Cartoonists are not famous for their happiness. I have a quote by Charles Schulz pinned above my drawing desk that reads “Cartooning will destroy you, it will break your heart.” God only knows why I’ve had that staring at me for so many years, but still it remains. I think many of us wrestle with the cycle of wanting to be better, trying to be better and not getting better and then getting a little better and then always trying to be better and not always able to be better and then getting depressed about not being better especially when we know we could be better but we’re not. I think that pretty much sums up my inner voice for the last few years.
But I have been getting better. Not necessarily as a cartoonist, but better as a person. The last few months have been important as I feel I’ve gotten over a few things and moved on from others. These revelations, if you want to call them that have made me a better person and helped me wrestle a lot of my inner demons and doubts and by default, make me a happier person and a better cartoonist. I am not as frustrated when I draw anymore. I am redrawing panels and pages less than ever. With previous books I was losing a day or so of work every week because I’d rush through a page or end up redrawing it. Not this book. I feel more confident when I draw a page and it shows.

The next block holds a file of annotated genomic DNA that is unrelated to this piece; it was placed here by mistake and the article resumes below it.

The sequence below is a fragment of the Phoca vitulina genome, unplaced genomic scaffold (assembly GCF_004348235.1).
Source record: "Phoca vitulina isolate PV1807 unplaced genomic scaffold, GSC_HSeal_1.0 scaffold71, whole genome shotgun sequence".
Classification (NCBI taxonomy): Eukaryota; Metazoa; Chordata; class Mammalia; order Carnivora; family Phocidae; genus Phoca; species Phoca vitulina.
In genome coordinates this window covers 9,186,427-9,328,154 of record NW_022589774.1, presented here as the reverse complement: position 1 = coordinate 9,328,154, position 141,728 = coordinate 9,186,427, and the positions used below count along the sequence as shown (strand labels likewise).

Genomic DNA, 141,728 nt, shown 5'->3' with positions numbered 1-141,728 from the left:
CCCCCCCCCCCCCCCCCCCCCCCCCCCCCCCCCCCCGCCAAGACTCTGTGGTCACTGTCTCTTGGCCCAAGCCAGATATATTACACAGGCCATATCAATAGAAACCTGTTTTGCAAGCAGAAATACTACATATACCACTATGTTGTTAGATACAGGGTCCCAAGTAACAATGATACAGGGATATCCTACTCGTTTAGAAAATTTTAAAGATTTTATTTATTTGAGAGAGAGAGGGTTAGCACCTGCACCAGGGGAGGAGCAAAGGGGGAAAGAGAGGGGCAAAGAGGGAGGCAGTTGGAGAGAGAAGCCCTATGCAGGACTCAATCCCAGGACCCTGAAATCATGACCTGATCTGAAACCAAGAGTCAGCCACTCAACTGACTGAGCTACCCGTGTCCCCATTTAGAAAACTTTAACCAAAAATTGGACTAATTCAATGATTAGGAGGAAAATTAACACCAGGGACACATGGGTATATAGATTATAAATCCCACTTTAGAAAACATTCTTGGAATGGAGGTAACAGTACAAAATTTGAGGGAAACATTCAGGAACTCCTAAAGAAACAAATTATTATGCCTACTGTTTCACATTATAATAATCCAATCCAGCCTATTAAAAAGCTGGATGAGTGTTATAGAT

This blog is as much therapy for me as it is a way for me to let you all know what’s going on when when stuff is coming out. So, thanks.
I can defeat my inner demons and that’s all well and good but the thing that I can’t get more of is time. I don’t do much besides work and draw and spend time with my family. I rarely see movies or watch tv or play video games. I don’t have that time-wasting thing that I do (except sleep) where I could be devoting that time to drawing, so I pretty much draw as much as I can. When my family is out, I can sneak in some extra drawing time or some extra Photoshopping a Retros page time, but those moments are rare. Not that my family won’t let me draw, but I like my family and I enjoy spending time with them and it’s hard to do that when Sophie suggests going swimming or riding bikes. So, I wait to draw until she goes to bed. However, I do wonder, from time to time, how much I could get done if I had the house to myself for a few days.
This past week, I found out.